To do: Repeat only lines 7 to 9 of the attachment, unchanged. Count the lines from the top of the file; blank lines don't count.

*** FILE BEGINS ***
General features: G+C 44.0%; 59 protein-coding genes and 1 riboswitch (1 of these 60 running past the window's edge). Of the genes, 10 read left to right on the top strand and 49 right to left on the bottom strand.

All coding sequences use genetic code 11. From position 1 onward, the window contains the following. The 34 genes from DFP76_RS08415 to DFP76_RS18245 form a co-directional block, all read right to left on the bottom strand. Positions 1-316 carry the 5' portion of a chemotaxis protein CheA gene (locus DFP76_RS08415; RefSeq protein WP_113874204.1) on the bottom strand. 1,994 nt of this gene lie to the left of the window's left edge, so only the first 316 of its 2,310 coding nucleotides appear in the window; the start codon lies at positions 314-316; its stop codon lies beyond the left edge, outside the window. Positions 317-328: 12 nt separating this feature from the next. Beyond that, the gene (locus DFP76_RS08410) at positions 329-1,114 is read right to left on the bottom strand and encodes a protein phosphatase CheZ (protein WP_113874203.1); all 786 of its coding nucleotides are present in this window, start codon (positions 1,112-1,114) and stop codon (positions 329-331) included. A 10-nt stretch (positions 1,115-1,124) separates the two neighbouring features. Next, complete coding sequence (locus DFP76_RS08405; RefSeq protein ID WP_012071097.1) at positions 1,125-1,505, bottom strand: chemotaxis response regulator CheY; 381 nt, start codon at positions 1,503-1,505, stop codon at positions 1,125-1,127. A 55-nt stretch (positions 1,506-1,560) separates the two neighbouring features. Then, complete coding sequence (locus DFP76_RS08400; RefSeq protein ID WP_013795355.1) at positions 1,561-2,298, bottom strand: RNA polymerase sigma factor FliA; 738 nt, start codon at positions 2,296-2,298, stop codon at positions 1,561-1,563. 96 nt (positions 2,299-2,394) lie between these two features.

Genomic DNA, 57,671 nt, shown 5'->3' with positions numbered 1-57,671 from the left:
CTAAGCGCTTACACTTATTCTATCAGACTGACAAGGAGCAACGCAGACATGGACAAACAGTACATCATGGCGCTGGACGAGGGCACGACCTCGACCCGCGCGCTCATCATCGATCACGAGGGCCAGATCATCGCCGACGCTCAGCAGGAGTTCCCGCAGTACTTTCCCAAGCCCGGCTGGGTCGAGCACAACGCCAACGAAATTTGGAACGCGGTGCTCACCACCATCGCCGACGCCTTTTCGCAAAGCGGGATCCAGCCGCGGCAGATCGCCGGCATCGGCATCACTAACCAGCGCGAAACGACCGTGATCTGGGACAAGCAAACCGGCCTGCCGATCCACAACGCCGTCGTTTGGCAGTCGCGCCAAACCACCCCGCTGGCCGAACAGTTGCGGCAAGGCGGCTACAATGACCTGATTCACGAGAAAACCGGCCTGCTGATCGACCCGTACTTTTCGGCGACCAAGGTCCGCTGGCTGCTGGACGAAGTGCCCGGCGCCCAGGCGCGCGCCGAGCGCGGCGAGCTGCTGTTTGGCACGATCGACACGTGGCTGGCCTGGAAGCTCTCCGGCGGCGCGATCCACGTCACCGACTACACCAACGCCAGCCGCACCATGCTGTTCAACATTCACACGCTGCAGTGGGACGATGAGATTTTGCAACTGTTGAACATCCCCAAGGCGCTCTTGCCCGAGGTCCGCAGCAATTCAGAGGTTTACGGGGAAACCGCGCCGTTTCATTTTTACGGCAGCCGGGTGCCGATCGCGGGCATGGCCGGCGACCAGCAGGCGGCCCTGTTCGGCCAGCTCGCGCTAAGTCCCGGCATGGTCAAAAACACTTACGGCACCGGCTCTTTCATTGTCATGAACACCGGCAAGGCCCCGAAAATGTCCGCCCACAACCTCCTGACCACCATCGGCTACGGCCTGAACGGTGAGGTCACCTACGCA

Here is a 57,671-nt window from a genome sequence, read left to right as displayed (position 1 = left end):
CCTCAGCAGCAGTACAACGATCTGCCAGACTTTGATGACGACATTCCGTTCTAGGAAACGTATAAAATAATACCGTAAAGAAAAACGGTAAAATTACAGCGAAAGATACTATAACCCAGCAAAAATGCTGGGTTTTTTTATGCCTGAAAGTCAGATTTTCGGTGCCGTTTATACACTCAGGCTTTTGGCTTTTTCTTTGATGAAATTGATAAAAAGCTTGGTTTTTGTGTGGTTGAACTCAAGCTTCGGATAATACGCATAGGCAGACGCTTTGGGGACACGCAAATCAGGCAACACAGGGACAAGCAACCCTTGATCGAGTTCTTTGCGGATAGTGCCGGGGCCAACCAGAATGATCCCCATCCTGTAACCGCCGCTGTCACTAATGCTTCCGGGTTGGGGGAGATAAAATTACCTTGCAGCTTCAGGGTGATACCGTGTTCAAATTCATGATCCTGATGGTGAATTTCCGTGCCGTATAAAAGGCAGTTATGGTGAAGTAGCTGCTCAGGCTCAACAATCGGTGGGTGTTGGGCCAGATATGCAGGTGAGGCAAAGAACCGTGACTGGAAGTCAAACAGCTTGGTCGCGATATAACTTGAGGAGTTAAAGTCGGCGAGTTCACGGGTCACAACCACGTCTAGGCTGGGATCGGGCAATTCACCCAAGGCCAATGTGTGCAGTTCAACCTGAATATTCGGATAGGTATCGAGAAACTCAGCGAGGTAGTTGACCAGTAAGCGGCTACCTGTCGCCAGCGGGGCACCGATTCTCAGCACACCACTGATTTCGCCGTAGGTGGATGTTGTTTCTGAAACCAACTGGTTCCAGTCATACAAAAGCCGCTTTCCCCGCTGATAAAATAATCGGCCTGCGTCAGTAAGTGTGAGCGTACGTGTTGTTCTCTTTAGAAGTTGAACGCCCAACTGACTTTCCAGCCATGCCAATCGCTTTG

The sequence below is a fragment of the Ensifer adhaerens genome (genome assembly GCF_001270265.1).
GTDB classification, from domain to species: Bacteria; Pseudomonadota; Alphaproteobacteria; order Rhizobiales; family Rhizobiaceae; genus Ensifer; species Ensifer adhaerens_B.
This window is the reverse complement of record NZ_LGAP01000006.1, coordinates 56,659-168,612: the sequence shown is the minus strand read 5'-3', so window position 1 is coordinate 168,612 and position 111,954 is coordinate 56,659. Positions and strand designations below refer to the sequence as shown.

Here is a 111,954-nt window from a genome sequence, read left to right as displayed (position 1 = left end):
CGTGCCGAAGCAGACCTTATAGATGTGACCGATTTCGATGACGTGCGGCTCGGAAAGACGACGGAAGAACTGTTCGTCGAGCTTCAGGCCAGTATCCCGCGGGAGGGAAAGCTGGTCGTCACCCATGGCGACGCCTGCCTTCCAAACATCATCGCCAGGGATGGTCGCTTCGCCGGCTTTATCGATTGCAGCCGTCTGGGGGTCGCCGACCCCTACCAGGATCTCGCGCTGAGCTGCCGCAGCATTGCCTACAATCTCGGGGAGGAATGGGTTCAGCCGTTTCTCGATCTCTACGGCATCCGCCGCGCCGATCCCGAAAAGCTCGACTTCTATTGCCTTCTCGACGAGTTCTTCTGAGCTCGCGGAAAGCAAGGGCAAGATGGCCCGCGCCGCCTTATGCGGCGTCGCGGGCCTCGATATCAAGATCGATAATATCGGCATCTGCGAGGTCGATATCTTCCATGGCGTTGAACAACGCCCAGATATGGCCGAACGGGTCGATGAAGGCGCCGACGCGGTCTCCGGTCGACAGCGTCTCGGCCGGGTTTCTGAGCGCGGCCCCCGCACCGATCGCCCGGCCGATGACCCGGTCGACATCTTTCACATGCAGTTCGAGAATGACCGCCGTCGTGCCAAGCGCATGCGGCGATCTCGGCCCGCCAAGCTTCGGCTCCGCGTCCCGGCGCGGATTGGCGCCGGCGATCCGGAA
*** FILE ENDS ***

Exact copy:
The sequence below is a fragment of the Ensifer adhaerens genome (genome assembly GCF_001270265.1).
GTDB classification, from domain to species: Bacteria; Pseudomonadota; Alphaproteobacteria; order Rhizobiales; family Rhizobiaceae; genus Ensifer; species Ensifer adhaerens_B.
This window is the reverse complement of record NZ_LGAP01000006.1, coordinates 56,659-168,612: the sequence shown is the minus strand read 5'-3', so window position 1 is coordinate 168,612 and position 111,954 is coordinate 56,659. Positions and strand designations below refer to the sequence as shown.